successfully needs the right conditions. See how to grow cotton, the
right soil conditions, climate and cultivation methods for successful
GROWING COTTON - THE RIGHT
TYPE OF SOIL
Almost any well-drained soil will produce cotton. The following kinds
of soil are admirably suited to this plant: red and gray loams with
good clay subsoil; sandy soils over clay and sandstone and limestone;
rich, well-drained bottom-lands. The safest soils are medium loams.
Cotton land must always be well drained.
GROWING COTTON - THE RIGHT
Cotton was originally a tropical plant, but, strange to say, it seems
to thrive best in temperate zones. The cotton plant does best in
climates which have (1) six months of freedom
from frost; (2) a moderate, well-distributed rainfall during the
plant's growing period (moderate rainfall, usually from 600 to 1200 mm
(24 to 48 inches); and (3) abundant sunshine and little rain during the
plant's maturing period.
GROWING COTTON - PREPARING THE LAND
The cotton plant is nourished by a tap-root that will seek food as
deeply as loose earth will permit the root to penetrate; hence, in
preparing land for this crop the first plowing should be deep
and thorough. This deep
plowing not only allows the tap-root to penetrate, but it also admits a
circulation of air.
On some cotton farms it is the practice to break the land in winter or
early spring and then let it lie naked until planting-time. This is not
a good practice. The winter rains wash more plant food out of
unprotected soil than a single crop would use. It would be better, in
the late summer or fall, to plant crimson clover or some other
protective and enriching cover crop
on land that is to be
planted in cotton
in the spring. This cover crop, in addition to keeping the land from
injuriously washed, would greatly help the coming cotton crop by
leaving the soil full of vegetable matter.
In preparing for cotton-planting, first disk the land thoroughly, then
break with a heavy plow and harrow until a fine and mellow seed-bed is
formed. Do not spare the harrow at this time. It destroys many a weed
that, if allowed to grow, would have to be cut by costly hoeing.
Thorough work before planting saves much expensive work in the later
days of the crop. Moreover, no man can afford to allow his plant food
and moisture to go to nourish weeds, even for a short time.
GROWING COTTON - PLANTING
The rows should be from three to four feet apart. The width depends
upon the richness of the soil. On rich land the rows should be at least
four feet apart. This width allows the luxuriant plant to branch and
fruit well. On poorer lands the distance of the rows should not be so
great. The distribution of the seed in the row is of course most
cheaply done by the planter. As a rule it is best not to ridge the land
for the seed. Flat culture saves moisture and often prevents damage to
the roots. In some sections, however, where the land is flat and full
of water, ridging seems necessary if the land cannot be drained.
GROWING COTTON - CORRECT CULTIVATION METHODS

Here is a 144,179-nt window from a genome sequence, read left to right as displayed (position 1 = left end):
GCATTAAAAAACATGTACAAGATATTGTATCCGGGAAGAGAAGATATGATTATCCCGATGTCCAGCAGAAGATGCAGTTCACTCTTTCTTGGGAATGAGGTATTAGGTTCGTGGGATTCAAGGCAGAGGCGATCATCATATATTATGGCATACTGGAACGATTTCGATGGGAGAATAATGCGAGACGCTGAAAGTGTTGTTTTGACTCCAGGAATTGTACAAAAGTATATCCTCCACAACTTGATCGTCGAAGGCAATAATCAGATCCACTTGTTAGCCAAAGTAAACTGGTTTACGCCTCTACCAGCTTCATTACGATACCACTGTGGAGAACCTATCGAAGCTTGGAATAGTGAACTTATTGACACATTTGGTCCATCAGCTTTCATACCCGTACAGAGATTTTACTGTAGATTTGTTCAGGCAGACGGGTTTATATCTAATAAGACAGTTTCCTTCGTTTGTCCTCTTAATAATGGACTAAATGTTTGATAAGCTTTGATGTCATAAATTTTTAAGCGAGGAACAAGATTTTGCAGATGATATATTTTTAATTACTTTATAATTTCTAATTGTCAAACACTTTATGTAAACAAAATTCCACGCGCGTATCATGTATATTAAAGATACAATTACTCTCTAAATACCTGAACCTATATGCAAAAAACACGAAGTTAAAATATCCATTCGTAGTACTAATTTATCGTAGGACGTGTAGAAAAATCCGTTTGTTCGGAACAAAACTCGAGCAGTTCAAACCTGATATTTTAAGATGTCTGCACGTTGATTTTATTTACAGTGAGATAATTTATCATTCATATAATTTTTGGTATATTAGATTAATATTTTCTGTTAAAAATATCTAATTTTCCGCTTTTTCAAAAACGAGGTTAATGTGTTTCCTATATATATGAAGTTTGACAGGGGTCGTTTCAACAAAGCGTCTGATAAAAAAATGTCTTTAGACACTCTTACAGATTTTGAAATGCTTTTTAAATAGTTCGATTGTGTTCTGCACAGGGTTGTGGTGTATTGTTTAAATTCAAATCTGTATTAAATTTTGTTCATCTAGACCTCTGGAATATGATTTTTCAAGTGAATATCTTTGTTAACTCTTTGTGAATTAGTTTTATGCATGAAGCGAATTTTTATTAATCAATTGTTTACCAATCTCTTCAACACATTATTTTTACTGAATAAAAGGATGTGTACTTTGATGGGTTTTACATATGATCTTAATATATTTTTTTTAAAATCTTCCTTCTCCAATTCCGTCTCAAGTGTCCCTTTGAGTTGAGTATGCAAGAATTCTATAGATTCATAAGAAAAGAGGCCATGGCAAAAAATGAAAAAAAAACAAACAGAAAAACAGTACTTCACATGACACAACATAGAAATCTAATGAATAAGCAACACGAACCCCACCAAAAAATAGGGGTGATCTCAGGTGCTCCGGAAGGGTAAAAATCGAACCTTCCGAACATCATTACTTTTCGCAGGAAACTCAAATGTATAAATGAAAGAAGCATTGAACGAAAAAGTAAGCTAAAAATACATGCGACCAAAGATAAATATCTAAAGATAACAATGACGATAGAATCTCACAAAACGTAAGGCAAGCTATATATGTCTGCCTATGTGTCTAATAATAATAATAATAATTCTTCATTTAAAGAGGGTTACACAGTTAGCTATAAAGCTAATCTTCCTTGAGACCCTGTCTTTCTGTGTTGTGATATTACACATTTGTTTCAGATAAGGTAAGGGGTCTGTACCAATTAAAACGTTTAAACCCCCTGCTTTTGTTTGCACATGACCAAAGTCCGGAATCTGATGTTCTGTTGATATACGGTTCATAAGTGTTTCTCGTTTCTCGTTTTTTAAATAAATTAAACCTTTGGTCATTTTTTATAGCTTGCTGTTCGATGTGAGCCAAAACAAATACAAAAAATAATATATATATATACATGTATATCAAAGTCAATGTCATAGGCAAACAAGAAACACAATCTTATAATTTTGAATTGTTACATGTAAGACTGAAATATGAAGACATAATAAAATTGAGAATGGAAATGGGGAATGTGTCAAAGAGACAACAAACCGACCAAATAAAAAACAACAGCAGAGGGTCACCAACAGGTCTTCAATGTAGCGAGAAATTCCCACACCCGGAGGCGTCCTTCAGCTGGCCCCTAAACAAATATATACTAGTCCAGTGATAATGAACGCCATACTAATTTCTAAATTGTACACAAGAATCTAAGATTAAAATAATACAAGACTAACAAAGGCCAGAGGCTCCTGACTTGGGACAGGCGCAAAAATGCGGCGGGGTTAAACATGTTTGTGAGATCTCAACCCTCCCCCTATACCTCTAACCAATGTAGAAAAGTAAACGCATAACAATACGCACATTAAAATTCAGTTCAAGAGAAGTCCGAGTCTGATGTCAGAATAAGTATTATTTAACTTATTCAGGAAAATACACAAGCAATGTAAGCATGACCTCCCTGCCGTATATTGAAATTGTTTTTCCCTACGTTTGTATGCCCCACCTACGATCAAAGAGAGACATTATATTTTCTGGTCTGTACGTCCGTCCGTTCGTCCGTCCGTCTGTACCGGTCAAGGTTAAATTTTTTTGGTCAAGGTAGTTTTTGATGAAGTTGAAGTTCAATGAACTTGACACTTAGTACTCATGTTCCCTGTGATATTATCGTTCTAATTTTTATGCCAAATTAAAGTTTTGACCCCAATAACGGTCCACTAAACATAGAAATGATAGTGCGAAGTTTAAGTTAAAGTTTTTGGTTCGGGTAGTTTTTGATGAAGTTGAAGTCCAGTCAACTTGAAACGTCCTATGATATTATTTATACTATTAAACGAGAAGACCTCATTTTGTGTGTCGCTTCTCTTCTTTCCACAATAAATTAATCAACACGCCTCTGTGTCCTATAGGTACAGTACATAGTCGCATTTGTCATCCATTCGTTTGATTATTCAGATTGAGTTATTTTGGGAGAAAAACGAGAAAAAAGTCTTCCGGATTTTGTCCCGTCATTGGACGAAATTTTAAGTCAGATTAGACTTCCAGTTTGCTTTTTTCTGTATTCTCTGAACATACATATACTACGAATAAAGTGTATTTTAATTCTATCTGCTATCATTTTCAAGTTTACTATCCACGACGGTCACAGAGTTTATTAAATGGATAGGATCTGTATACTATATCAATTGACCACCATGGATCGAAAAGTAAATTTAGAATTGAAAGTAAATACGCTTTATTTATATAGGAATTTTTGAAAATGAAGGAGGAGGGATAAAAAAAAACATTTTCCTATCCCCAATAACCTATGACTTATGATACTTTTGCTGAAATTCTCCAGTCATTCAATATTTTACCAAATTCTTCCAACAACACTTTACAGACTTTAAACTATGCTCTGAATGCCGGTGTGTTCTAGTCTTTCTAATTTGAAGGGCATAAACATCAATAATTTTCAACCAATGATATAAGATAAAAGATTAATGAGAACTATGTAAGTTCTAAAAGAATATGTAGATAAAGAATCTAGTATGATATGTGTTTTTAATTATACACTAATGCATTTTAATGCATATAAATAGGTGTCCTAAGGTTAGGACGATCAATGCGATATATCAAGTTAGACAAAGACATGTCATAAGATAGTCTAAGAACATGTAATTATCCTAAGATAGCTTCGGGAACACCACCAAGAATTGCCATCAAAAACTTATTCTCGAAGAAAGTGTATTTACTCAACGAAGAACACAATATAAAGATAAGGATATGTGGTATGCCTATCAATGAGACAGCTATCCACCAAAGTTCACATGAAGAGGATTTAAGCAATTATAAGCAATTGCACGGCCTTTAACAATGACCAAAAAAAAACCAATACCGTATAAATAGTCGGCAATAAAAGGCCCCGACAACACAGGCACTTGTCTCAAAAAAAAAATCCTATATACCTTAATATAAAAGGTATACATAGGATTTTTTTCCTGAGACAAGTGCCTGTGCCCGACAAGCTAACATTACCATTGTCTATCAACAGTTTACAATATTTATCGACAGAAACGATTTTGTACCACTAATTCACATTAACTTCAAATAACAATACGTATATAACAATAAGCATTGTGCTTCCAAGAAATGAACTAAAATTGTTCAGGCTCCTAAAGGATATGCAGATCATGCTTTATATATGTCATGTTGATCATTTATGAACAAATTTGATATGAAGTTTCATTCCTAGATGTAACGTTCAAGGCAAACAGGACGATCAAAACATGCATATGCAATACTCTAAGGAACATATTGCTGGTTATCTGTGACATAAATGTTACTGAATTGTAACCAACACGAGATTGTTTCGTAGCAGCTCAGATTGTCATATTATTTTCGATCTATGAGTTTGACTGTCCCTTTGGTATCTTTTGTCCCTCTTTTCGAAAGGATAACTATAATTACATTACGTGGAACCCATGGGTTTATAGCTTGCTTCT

The cheapest way of cultivating a cotton crop is to prevent grass and
from rooting, not to wait to destroy them after they are well rooted.
To do this, it is well to run a harrow over the
land, across the rows, a few days after the young plants are up. Repeat
the harrowing in six or eight days. In addition to destroying the young
grass and weeds, this harrowing also removes many of the young cotton
plants and thereby saves much hoeing at "chopping-out" time. When the
plants are about two inches high they are "chopped out" to secure an
evenly distributed stand. It has been the custom to leave two stalks to
a hill, but many growers are now leaving only one.
The number of times the crop has to be worked depends on the soil and
the season. If the soil is dry and porous, cultivate as often as
possible, especially after each rain. Never allow a crust to form after
a rain; the roots of plants must have air. Cultivation after each rain
forms a dry mulch on the top of the soil and thus prevents rapid
evaporation of moisture.
Two things will keep the land in good condition: first, return manure
to the land in place of the seeds; second, at the last working sow some
crop like crimson clover or rye in the cotton rows to protect the soil
during the winter and to leave humus in the ground for the spring.
The stable manure should be broad casted over the fields at the rate of
six to ten tons an acre. When using organic fertilizers in growing
cotton it may be best to make two applications. To give the young
plants a good start, apply a portion of the fertilizer in the drill
just before planting. Then when the first blooms appear, put the
remainder of the fertilizer in drills near the plants but not too
close. Many cotton-growers, however, apply all the fertilizer at one
Needing so much farmyard manure means that cotton farmers and cattle
raising go hand-in-hand. The farmer cannot afford to neglect
cattle-raising when growing cotton. The cattle sections of the country
are likely to make the greatest progress in agriculture, because they
always have manure on hand. It is just so valuable to have.
Second, the nitrogen-gathering crops, while helping to feed the stock,
also reduce the fertilizer bills by supplying one of the costly
elements of the fertilizer. The ordinary cotton fertilizer consists
principally of nitrogen, of potash, and of phosphoric acid. Of these
three, by far the most costly is nitrogen. Now peas, beans, clover, and
peanuts will leave enough nitrogen in the soil for cotton, so that if
they are raised, it is necessary to replace only the phosphoric acid
and sometimes potash.
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